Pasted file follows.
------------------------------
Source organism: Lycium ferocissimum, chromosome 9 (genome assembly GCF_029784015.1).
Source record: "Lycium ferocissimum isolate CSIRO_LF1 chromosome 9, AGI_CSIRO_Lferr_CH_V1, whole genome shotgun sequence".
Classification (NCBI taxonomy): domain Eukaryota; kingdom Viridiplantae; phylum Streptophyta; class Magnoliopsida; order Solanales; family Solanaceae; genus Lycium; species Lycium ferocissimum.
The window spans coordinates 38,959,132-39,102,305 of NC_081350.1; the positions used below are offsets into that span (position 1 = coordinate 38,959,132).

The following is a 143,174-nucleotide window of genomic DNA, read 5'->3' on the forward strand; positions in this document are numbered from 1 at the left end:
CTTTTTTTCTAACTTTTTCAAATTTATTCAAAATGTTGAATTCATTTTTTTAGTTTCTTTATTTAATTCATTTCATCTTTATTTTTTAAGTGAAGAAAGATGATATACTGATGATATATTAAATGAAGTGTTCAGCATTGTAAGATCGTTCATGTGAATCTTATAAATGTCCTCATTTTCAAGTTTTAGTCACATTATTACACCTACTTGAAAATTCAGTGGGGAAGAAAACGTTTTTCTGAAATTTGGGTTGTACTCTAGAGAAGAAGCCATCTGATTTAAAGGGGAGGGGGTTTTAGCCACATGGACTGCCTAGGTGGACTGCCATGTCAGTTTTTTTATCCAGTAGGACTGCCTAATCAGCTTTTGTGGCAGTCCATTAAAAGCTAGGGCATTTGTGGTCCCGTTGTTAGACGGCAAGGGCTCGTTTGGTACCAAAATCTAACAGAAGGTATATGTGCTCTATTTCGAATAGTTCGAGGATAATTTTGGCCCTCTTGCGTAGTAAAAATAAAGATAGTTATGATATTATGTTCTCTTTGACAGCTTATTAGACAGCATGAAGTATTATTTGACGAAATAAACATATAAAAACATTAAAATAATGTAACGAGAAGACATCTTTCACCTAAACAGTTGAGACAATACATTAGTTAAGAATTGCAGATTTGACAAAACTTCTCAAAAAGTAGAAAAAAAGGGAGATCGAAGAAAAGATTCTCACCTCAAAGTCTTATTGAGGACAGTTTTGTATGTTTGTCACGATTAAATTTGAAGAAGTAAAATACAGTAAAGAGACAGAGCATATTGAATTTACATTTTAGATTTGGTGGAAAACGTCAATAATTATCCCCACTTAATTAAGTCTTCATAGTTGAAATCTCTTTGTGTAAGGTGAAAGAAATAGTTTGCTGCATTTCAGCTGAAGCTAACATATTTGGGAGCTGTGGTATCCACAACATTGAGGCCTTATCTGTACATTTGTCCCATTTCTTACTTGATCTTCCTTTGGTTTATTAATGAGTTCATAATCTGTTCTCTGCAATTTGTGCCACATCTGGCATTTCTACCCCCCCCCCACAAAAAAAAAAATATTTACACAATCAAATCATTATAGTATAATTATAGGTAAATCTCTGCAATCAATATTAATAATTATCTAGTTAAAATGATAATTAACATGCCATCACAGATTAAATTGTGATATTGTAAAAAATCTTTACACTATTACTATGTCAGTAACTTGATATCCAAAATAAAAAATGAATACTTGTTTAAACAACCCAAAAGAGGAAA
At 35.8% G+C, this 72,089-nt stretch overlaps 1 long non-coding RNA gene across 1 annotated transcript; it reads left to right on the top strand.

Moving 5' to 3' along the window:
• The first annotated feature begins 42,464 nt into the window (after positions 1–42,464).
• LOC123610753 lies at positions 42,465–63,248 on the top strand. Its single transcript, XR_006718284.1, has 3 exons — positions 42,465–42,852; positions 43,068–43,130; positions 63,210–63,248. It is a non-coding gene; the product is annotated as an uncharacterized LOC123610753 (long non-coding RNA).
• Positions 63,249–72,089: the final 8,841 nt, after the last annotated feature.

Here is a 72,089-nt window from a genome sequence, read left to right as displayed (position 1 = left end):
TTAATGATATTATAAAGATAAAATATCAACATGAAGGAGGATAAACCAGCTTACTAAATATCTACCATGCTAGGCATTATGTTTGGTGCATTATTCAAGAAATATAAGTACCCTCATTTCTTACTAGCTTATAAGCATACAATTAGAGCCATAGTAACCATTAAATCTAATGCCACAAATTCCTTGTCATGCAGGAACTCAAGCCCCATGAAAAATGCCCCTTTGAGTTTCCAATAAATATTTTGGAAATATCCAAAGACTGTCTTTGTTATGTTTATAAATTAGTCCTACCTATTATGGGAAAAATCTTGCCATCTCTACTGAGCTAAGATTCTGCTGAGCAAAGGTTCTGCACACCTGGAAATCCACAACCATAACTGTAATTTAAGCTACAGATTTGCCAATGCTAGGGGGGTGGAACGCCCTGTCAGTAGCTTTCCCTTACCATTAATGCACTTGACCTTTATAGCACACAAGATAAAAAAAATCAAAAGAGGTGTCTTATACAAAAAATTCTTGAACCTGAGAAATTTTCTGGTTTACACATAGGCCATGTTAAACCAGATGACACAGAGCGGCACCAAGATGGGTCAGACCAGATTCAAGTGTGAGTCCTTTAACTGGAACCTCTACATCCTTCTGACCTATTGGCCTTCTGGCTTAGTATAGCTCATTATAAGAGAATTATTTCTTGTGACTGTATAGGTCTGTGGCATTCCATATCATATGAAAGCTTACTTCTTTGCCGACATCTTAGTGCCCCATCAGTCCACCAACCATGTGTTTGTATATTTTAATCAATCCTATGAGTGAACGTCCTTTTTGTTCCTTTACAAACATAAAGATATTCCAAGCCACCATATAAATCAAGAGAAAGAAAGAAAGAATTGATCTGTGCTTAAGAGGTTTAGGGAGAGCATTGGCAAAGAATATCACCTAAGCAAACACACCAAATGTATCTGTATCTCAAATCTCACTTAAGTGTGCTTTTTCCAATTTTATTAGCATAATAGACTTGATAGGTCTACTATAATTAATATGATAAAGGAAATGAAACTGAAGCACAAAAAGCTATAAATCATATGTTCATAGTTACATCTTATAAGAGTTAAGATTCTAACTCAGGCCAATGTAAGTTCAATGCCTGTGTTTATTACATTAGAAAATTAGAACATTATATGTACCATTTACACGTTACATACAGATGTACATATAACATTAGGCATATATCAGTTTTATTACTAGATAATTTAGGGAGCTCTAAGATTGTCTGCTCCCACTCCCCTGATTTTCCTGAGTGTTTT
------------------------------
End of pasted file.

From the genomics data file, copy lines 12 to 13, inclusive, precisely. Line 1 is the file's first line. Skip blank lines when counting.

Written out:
Here is a 72,089-nt window from a genome sequence, read left to right as displayed (position 1 = left end):
TTAATGATATTATAAAGATAAAATATCAACATGAAGGAGGATAAACCAGCTTACTAAATATCTACCATGCTAGGCATTATGTTTGGTGCATTATTCAAGAAATATAAGTACCCTCATTTCTTACTAGCTTATAAGCATACAATTAGAGCCATAGTAACCATTAAATCTAATGCCACAAATTCCTTGTCATGCAGGAACTCAAGCCCCATGAAAAATGCCCCTTTGAGTTTCCAATAAATATTTTGGAAATATCCAAAGACTGTCTTTGTTATGTTTATAAATTAGTCCTACCTATTATGGGAAAAATCTTGCCATCTCTACTGAGCTAAGATTCTGCTGAGCAAAGGTTCTGCACACCTGGAAATCCACAACCATAACTGTAATTTAAGCTACAGATTTGCCAATGCTAGGGGGGTGGAACGCCCTGTCAGTAGCTTTCCCTTACCATTAATGCACTTGACCTTTATAGCACACAAGATAAAAAAAATCAAAAGAGGTGTCTTATACAAAAAATTCTTGAACCTGAGAAATTTTCTGGTTTACACATAGGCCATGTTAAACCAGATGACACAGAGCGGCACCAAGATGGGTCAGACCAGATTCAAGTGTGAGTCCTTTAACTGGAACCTCTACATCCTTCTGACCTATTGGCCTTCTGGCTTAGTATAGCTCATTATAAGAGAATTATTTCTTGTGACTGTATAGGTCTGTGGCATTCCATATCATATGAAAGCTTACTTCTTTGCCGACATCTTAGTGCCCCATCAGTCCACCAACCATGTGTTTGTATATTTTAATCAATCCTATGAGTGAACGTCCTTTTTGTTCCTTTACAAACATAAAGATATTCCAAGCCACCATATAAATCAAGAGAAAGAAAGAAAGAATTGATCTGTGCTTAAGAGGTTTAGGGAGAGCATTGGCAAAGAATATCACCTAAGCAAACACACCAAATGTATCTGTATCTCAAATCTCACTTAAGTGTGCTTTTTCCAATTTTATTAGCATAATAGACTTGATAGGTCTACTATAATTAATATGATAAAGGAAATGAAACTGAAGCACAAAAAGCTATAAATCATATGTTCATAGTTACATCTTATAAGAGTTAAGATTCTAACTCAGGCCAATGTAAGTTCAATGCCTGTGTTTATTACATTAGAAAATTAGAACATTATATGTACCATTTACACGTTACATACAGATGTACATATAACATTAGGCATATATCAGTTTTATTACTAGATAATTTAGGGAGCTCTAAGATTGTCTGCTCCCACTCCCCTGATTTTCCTGAGTGTTTT